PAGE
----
Sotheby's second instalment of its Celebration of the English Watch sale will feature a unique piece by John Barton.
It's valued at £200,000-400,000 ($288,580-577,160) ahead of the July 7 auction.
Barton created the gold pocket watch for his father-in-law and fellow clockmaker John Harrison, who invented the marine chronometer (the device that solved the problem of calculating longitude at sea) in the late 1750s.
It features an enamel profile portrait of Harrison on the outside.
Barton made the watch in 1771, the year of his marriage to Harrison's daughter.
It's believed to have been presented to Harrison in 1773, in celebration of his finally receiving recognition for his work.
A gold pocket chronometer made in 1784 by Thomas Wright and Thomas Earnshaw is expected to make £250,000-300,000 ($360,725-432,870).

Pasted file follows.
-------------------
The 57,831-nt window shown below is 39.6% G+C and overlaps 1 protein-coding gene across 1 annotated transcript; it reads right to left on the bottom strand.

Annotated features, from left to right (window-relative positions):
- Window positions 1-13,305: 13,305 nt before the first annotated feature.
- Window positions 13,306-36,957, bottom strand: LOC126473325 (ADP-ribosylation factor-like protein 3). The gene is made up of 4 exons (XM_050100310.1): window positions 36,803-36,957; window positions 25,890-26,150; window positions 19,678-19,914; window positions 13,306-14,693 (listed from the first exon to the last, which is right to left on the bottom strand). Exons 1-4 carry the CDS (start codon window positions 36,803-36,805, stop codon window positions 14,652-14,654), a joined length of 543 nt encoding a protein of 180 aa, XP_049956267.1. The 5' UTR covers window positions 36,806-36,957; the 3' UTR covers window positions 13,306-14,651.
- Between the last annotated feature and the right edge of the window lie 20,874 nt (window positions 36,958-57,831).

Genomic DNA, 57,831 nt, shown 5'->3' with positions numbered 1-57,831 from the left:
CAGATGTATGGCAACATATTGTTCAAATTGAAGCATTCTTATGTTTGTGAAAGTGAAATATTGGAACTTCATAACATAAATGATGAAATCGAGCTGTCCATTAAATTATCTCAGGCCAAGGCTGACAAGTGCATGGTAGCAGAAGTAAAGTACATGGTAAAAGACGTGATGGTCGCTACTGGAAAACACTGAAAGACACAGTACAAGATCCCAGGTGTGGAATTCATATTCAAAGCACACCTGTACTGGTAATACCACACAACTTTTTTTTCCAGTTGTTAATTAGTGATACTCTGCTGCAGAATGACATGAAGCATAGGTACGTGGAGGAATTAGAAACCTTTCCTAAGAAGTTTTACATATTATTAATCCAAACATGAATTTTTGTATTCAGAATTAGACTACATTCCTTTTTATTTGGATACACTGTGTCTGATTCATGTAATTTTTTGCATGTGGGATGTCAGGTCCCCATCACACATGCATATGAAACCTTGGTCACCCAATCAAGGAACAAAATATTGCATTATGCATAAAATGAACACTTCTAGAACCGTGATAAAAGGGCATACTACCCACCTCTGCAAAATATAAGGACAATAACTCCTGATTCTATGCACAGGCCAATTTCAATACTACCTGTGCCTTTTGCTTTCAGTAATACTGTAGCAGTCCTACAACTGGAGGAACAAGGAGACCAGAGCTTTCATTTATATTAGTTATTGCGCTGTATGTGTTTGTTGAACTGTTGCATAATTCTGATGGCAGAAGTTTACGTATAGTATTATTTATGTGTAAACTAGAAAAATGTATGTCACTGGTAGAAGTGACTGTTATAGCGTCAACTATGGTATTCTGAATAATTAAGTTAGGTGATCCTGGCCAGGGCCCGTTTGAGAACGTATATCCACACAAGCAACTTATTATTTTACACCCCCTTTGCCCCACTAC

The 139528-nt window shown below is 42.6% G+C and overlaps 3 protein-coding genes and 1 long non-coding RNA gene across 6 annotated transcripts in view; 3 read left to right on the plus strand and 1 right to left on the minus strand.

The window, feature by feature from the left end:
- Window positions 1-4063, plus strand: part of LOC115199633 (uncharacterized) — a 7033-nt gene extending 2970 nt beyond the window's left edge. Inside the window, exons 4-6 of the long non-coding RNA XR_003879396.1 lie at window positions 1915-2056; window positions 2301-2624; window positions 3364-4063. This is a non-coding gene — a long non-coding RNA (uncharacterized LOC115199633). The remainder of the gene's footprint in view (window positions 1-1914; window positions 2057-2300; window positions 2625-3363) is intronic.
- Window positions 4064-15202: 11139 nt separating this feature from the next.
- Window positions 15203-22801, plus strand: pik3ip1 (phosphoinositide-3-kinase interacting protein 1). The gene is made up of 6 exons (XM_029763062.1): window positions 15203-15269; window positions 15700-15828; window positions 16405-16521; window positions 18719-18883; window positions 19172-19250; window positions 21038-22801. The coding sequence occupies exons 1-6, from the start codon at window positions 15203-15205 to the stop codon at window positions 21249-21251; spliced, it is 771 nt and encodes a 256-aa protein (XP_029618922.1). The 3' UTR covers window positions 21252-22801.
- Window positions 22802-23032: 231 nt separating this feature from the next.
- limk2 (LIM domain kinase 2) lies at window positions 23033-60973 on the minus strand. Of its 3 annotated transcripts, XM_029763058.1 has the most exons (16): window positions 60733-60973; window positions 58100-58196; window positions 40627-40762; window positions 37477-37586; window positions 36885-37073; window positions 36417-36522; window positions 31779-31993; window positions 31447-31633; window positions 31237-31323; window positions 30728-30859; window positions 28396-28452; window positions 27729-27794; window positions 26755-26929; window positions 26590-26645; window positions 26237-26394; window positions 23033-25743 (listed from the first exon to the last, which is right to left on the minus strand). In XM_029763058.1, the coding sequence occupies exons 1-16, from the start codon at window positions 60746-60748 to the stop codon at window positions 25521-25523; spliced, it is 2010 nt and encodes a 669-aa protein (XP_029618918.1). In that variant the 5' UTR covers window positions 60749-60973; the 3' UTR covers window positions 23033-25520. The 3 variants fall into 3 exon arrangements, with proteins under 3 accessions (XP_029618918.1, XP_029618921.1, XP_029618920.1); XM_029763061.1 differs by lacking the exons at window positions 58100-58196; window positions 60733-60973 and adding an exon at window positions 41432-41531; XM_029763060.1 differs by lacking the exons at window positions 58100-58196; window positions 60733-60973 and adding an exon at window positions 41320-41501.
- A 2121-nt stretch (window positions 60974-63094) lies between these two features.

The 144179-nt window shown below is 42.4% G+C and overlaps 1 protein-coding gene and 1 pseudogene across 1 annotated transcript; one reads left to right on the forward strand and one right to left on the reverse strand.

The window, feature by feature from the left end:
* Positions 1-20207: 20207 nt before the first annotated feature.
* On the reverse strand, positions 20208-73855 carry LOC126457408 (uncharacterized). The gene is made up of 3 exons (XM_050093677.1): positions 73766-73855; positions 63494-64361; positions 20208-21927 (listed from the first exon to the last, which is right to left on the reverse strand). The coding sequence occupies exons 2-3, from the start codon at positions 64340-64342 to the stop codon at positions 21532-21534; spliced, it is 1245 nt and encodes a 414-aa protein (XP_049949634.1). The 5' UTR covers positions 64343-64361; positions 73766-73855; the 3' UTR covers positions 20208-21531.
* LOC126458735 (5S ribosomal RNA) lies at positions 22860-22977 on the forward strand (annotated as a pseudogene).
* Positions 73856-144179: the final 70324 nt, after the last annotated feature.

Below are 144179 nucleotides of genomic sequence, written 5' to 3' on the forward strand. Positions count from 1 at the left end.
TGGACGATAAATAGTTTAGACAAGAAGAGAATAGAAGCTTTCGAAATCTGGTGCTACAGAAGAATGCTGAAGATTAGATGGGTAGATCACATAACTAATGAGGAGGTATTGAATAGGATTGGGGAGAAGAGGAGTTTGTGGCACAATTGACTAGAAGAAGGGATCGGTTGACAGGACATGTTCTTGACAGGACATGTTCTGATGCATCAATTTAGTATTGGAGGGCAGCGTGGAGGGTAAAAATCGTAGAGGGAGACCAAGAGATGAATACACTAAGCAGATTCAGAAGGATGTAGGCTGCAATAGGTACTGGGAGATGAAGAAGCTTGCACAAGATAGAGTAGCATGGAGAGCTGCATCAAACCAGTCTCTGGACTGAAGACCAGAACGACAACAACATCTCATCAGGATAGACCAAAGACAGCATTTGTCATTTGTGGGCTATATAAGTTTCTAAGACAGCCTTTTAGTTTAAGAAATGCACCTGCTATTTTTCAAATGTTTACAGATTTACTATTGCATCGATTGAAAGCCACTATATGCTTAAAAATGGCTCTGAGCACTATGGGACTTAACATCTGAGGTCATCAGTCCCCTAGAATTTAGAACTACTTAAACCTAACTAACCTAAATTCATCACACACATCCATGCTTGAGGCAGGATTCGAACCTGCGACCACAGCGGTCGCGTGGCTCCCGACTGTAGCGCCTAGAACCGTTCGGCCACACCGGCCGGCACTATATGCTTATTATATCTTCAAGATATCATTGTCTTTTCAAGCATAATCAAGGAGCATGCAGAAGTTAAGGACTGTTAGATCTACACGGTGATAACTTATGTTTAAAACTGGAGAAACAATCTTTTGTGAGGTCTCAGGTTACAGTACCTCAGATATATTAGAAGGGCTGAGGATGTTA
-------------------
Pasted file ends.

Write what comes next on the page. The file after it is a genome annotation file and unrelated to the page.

It was used to secure a patent for Earnshaw's spring detent escarpment, a mechanism used in marine chronometers.
Sotheby's comments: "This landmark collection provides a snapshot of British history through the pocket watch.
"It also brilliantly traces the evolution of watchmaking from the 17th-century to modern day and the supremacy of England at pivotal moments of horology history."
The first part of the sale last year featured a silver watch by the 17th century maker David Ramsay that sold for £989,000 ($1.4m), a world record for a renaissance-era watch.
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